October 31, 2003  
Volume 97, Issue 35  

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EDITORIAL & OPINIONS

The National Gross Product(s)

Contradiction
Shannon Proudfoot

Gazette Staff

There are some things in life that are disgusting and yet wonderful as is. They do not need to be changed, improved or bunged up further.

Take Kraft Dinner, or "yellow death," for example. It is one of those gastronomical decisions made in the heat of the post-bar moment, followed shortly by nausea and then regret. Yet time after time, like lab rats in the "special" control group who cannot learn not to touch the electrified button, we eat KD and forget the gut rot.

Then there's Easy Mac. Easy Mac is fired -from life. What do they think regular KD is: Extremely Complex Mac? Easy Mac is more disgusting than regular Mac -and that's like saying more annoying than Carrot Top.

Another gross-but-good product that shouldn't be tampered with is Chef Boyardee Ravioli. Chef Boyardee is a sick bastard if he thinks what comes out of that can has anything to do with real Italian food or real meat. But it's damn tasty and non-perishable -perfect for the discriminating bomb shelter.

Then they created super-sized raviolis that appeal to ravenous pre-teen boys only allowed to use the microwave. Here's something: the can is the same size. You're not getting more food, you're getting two huge raviolis that you must then cut into bite-sized pieces yourself. More labour, same amount of pasta. Bad idea.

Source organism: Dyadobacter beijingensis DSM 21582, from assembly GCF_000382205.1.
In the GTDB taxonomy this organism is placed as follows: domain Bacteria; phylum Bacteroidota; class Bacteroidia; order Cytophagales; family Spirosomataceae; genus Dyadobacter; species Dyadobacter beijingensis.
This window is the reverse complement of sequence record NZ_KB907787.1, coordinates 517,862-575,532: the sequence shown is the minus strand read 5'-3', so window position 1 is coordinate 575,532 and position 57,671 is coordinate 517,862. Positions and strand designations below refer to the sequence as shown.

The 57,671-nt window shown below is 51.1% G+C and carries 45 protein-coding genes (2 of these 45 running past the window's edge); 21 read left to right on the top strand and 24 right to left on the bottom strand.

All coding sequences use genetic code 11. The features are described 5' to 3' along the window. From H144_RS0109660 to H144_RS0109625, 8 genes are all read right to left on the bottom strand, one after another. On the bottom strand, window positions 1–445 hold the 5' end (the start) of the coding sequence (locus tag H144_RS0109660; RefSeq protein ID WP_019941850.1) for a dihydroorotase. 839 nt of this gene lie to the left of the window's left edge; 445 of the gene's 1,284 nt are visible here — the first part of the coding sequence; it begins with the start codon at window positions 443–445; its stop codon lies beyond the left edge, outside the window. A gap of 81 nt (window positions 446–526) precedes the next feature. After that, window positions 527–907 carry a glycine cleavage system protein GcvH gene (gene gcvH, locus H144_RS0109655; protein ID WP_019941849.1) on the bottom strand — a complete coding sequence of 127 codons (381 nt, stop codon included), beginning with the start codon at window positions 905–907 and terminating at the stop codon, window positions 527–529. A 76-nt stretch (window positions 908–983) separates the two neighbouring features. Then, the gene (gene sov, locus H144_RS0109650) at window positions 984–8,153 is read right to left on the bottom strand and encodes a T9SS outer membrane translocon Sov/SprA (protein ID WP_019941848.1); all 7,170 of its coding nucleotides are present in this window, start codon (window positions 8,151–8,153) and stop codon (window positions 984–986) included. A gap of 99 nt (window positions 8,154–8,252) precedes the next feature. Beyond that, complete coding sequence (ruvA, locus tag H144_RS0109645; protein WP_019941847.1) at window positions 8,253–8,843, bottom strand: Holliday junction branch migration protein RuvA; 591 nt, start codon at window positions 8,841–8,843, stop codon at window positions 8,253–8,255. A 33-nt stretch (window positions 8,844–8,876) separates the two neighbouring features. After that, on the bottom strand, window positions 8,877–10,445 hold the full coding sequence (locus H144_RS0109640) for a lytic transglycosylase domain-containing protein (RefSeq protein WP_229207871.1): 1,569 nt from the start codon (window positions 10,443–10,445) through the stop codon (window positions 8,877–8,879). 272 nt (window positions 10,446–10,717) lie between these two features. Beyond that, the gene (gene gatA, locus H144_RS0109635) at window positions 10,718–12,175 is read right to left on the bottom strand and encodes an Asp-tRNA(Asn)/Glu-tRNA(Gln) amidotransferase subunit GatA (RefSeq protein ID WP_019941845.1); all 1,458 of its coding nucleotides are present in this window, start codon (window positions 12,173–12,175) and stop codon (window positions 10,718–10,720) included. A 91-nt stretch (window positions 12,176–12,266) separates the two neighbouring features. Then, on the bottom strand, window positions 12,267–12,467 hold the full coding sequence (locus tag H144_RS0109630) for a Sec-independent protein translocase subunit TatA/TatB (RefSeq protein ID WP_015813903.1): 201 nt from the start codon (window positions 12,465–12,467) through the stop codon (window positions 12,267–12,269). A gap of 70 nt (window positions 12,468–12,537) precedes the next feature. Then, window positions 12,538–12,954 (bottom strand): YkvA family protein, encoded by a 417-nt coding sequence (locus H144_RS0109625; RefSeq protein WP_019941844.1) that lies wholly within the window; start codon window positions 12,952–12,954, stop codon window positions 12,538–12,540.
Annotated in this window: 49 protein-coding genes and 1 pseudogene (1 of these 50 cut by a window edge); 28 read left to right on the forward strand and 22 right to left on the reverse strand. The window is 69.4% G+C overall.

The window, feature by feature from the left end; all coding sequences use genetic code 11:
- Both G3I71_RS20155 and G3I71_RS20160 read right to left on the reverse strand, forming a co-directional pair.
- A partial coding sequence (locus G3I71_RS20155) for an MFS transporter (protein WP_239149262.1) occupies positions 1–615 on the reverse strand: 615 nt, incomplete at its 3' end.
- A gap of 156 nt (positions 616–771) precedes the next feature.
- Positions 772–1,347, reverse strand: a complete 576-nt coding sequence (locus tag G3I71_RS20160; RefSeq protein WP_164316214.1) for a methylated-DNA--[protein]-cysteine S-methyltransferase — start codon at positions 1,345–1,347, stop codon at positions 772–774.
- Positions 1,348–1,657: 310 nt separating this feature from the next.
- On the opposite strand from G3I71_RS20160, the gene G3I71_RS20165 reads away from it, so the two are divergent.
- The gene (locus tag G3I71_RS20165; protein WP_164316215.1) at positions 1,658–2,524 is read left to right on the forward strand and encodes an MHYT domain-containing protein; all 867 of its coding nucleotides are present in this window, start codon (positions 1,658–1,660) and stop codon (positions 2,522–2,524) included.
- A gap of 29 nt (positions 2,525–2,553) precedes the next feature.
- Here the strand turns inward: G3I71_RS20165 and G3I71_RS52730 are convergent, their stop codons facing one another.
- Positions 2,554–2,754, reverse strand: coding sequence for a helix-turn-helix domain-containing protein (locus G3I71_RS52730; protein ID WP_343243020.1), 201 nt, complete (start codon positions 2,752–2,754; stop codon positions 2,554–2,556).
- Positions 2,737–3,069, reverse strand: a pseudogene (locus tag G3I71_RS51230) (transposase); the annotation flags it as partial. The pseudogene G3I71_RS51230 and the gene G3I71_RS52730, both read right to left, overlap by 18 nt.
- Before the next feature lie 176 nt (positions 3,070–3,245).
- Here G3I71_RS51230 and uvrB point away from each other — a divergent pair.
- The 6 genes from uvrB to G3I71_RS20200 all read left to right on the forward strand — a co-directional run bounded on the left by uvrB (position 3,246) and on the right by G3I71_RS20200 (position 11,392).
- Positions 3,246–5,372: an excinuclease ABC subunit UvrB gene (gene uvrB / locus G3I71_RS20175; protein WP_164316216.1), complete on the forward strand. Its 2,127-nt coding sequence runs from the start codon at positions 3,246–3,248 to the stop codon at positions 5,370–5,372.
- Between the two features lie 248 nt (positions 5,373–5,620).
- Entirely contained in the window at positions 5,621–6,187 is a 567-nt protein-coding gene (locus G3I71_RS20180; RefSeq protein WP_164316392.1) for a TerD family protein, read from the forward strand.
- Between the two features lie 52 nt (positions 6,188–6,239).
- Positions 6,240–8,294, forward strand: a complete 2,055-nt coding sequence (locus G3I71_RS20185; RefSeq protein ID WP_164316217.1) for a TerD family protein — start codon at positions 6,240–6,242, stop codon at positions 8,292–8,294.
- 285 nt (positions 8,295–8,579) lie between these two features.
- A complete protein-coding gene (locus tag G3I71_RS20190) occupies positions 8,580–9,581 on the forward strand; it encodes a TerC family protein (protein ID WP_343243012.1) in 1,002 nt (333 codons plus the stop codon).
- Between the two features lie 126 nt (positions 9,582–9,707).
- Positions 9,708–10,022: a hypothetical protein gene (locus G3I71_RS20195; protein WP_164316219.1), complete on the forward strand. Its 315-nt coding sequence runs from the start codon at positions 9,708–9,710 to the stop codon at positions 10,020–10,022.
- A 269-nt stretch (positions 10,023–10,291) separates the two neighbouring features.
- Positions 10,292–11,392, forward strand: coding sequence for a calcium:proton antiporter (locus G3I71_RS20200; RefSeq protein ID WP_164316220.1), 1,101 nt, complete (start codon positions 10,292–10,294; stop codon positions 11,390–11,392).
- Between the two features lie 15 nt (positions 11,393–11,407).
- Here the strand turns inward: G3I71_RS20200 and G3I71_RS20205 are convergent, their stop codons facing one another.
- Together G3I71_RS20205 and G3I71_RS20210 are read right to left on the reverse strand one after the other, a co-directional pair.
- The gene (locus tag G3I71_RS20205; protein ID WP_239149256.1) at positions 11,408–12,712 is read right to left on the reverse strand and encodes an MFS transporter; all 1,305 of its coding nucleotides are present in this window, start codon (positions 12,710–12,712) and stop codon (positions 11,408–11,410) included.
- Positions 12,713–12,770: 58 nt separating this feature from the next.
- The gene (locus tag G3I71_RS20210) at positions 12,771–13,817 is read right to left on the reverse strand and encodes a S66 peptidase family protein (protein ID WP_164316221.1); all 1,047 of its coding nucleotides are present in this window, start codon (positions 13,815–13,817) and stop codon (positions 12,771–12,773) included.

Sometimes "new and improved" changes a product's signature appeal. Call me a traditionalist, but M&M's are supposed to come in six colours: red, orange, yellow, light brown, dark brown and the rare, precious green ones that taste better than all the others.

Now there are pink, blue, purple and super-psychedelic, hallucinogenic ones. So M&M's are now pretty much Smarties with m's and w's inexplicably stamped on them. Please change them back or you ("you" being whoever has power over such things) are fired along with the people responsible for orange-flavoured chocolate bars and purple Ketchup.

It must have been a seriously hung-over morning meeting that approved purple Ketchup. I can imagine the conversation went like this: "Purple Ketchup? Sure, whatever. Pass me that Tylenol. Why the hell do I have the editing intern's underwear in my jacket pocket?" You'd think hung-over advertising execs would be more sensitive about the barf-worthy products they foist upon the public. Please, no more sparkles, "X-treme" flavours or colours weirder than normal on the grocery store shelves. I like my gross-good favorites just the way they are.

 

 

 

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